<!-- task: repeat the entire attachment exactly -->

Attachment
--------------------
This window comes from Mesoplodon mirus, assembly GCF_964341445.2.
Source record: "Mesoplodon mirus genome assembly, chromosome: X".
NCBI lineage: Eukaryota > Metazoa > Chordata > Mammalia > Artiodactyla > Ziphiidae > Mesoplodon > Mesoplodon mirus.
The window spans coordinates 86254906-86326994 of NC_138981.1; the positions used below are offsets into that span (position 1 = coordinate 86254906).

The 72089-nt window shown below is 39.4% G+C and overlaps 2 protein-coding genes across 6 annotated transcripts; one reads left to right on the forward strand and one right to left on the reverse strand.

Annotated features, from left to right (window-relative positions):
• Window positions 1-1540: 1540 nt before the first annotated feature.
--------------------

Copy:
This window comes from Mesoplodon mirus, assembly GCF_964341445.2.
Source record: "Mesoplodon mirus genome assembly, chromosome: X".
NCBI lineage: Eukaryota > Metazoa > Chordata > Mammalia > Artiodactyla > Ziphiidae > Mesoplodon > Mesoplodon mirus.
The window spans coordinates 86254906-86326994 of NC_138981.1; the positions used below are offsets into that span (position 1 = coordinate 86254906).

The 72089-nt window shown below is 39.4% G+C and overlaps 2 protein-coding genes across 6 annotated transcripts; one reads left to right on the forward strand and one right to left on the reverse strand.

Annotated features, from left to right (window-relative positions):
• Window positions 1-1540: 1540 nt before the first annotated feature.